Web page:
From Here To 'E-ternity'
In today’s computer-dominated world it’s not unusual to start the day feeling “trashed.”
Yes, those who venture into e-mail land on a regular basis know exactly what I’m talking about. We all love that little icon on the screen labeled “trash.” Well over half of the e-mails that come into my office every day end up there.
I will have to admit that sorting through all these errant e-mails occasionally makes me a bit out-of-sorts. In the good old days junk mail seldom made its way into the workplace. Now it’s part of our work to get rid of it.
Adding to the annoyance is the real threat of computer viruses. I understand “flim-flam” schemes, but the idea that a computer can actually “catch” a virus is beyond my technological comprehension. Apparently these viruses are real — as real as the IRS.
One morning recently I received an e-mail from the IRS marked “URGENT — please respond at once!” I had to check the urge to check it out when I saw an attachment marked “important personal information.” The message hinted of “irregularities” and “tax penalties” that threatened to take what might be left of my after-tax income.
It was only 9 a.m. and my brain was being taxed the IRS!
But then I looked at the message heading: “Dear Social.”
They were after Ms. Social, my Herald alter ego. The only “return” this phony IRS message might deliver is a computer virus. With a smile I hit the delete button and let Mr. Trash Can deal with the IRS.
With an e-mail address that includes the words “social” and “lifestyles” I receive many interesting messages that reflect our contemporary society. Just last week, for instance, I received an e-mail titled “Ten Tips For a Kinky Valentine’s Day” — a real eye-opener even without that first cup of coffee. Let’s just say that this ten-step program will not make it into the Herald’s pages.
On a related subject, I do wish my e-mailers would at least attempt to be gender-specific. Every morning I send at least a dozen Viagra promotions in Mr. Trash Can’s direction. Maybe he doesn’t get tired of them, but I do. (I am tempted to tell those folks in the bathtubs that sitting outside like that in the all-together isn’t altogether such a good idea. What about low-flying planes, UPS drivers — and that neighbor who stops by for a cup of coffee? That coffee chat would be interesting to say the least.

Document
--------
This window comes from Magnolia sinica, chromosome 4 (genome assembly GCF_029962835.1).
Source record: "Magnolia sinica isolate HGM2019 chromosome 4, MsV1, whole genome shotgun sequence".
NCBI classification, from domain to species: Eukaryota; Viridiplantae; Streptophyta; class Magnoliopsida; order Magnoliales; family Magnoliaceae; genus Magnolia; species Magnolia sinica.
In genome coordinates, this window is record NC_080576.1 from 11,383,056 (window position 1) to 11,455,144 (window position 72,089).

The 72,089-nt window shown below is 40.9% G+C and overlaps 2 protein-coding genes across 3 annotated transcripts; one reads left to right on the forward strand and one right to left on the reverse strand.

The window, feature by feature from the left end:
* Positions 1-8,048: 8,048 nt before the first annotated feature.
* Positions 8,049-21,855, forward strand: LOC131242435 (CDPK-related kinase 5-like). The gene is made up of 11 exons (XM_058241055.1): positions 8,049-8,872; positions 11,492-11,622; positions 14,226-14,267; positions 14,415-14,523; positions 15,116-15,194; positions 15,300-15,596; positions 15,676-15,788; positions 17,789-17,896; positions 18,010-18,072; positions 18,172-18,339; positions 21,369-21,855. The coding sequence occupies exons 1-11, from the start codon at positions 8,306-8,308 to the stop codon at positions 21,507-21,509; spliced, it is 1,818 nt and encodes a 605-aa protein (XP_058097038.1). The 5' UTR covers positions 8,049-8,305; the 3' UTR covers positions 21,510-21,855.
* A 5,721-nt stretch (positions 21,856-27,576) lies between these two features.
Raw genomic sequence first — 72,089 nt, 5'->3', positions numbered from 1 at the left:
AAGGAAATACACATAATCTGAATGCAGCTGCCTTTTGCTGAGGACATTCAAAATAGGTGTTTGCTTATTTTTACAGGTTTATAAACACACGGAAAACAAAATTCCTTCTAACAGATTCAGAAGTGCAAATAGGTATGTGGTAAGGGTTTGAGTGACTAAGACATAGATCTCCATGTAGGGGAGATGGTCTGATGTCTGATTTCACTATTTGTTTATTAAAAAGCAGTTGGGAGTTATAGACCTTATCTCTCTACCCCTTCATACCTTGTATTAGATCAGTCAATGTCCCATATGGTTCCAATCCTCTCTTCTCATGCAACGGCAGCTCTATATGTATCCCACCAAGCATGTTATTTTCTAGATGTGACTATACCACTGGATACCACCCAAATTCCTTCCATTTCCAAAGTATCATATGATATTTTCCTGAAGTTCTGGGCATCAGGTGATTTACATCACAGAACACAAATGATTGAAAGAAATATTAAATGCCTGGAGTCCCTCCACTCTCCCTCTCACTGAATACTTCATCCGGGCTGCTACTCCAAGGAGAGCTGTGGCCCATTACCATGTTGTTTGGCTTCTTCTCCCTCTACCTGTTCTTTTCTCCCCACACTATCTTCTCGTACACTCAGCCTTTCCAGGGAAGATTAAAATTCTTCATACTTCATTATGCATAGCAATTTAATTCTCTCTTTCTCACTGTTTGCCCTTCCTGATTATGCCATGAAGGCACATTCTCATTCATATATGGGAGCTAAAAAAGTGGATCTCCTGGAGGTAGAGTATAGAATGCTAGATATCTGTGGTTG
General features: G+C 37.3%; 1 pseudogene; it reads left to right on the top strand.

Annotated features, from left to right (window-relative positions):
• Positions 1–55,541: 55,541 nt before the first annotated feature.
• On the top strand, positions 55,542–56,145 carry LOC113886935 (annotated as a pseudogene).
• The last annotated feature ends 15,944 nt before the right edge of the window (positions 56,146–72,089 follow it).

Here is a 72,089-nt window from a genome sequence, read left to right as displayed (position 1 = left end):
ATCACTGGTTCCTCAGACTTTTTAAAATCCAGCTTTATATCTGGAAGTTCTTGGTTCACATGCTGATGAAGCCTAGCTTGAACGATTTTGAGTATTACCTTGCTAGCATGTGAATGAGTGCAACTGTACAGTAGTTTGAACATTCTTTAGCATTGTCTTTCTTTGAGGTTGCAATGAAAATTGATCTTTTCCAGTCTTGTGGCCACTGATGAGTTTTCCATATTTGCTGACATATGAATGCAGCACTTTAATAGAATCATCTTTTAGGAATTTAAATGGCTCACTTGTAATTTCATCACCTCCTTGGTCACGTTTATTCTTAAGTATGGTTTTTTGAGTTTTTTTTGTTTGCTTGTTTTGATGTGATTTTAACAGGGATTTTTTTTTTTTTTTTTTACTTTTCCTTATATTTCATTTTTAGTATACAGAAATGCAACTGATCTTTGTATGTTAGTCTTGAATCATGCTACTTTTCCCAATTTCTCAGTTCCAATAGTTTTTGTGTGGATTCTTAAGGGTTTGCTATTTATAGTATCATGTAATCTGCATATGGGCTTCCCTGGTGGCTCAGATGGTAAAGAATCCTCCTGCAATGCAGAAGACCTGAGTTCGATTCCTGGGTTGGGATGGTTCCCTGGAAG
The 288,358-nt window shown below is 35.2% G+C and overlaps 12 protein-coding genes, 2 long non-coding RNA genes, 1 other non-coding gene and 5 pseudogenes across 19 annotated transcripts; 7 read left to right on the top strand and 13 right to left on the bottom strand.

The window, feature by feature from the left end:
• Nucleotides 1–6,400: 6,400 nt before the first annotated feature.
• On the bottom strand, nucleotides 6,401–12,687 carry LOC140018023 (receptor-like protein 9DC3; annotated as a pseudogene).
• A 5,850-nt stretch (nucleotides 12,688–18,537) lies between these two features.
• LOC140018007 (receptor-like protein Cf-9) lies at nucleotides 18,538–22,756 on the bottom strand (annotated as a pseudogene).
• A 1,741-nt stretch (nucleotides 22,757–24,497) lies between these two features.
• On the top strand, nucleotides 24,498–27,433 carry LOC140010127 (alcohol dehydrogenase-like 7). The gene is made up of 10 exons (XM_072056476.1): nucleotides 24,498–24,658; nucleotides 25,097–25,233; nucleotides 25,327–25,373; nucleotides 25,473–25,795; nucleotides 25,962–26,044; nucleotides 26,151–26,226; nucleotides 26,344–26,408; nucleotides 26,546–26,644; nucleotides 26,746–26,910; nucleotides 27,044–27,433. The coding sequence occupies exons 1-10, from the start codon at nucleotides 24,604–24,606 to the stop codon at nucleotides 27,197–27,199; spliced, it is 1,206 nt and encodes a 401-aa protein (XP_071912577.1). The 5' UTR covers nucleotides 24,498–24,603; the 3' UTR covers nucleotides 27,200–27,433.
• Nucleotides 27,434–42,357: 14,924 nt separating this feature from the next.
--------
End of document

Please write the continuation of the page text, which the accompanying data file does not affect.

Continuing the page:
And speaking of least, weight loss is a weighty topic in today’s world of e-mail messaging. It’s a good thing Mr. Trash Can doesn’t have to get on a scale like the rest of us — he’s sure to gain a pound or two every day from all the weight loss missives I send his way.
Other e-mail products offer to turn back the clock. “Don’t miss the train on this one,” one e-mail promotion promised. “Our product will take your body back to the age of 20 in just six weeks!”
Folks who’ve ridden that train the number of decades I’ve been onboard would probably agree that the 20-year stop would not be the place to get off. Of course, if you have the unlimited wealth that e-land promises, age wouldn’t make that much difference.
Last week alone I was the lucky winner of four lotteries in Italy, London, South Africa, and The Netherlands, not to mention a 14 million $258,000 bequest from a dying woman named Maria. Maria was writing from an undisclosed location but noted that she would gladly accept my personal information through g-mail.
“Gee,” or even “Golly, gee!” might be the appropriate response. I can’t help but remember an oft-repeated adage from my childhood: “You never get something for nothing!” When you get right down to it, “nothing” is what these e-mail schemers are after — the “nothing” you’ll end up with in your bank account once you answer their requests.
If I could offer a bit of advice to the writers of e-mail scams, it would be this: use proper grammar! This example came in last week’s mail: “Hello, you can earn your college degree from us in just 10 months — if you can speak english good.” The e-mail doesn’t say what type of degree one could earn, but it would obviously not be from the English Department.
Considering all the above, it’s no wonder that I gladly share my computer with the trashy little fellow on the screen. I love to see his little sides bulge each time I send another useless missive off into “e-ternity.”
Fortunately for us, from here to “e-ternity” isn’t far.
All it takes to get there is a little button labeled “delete.”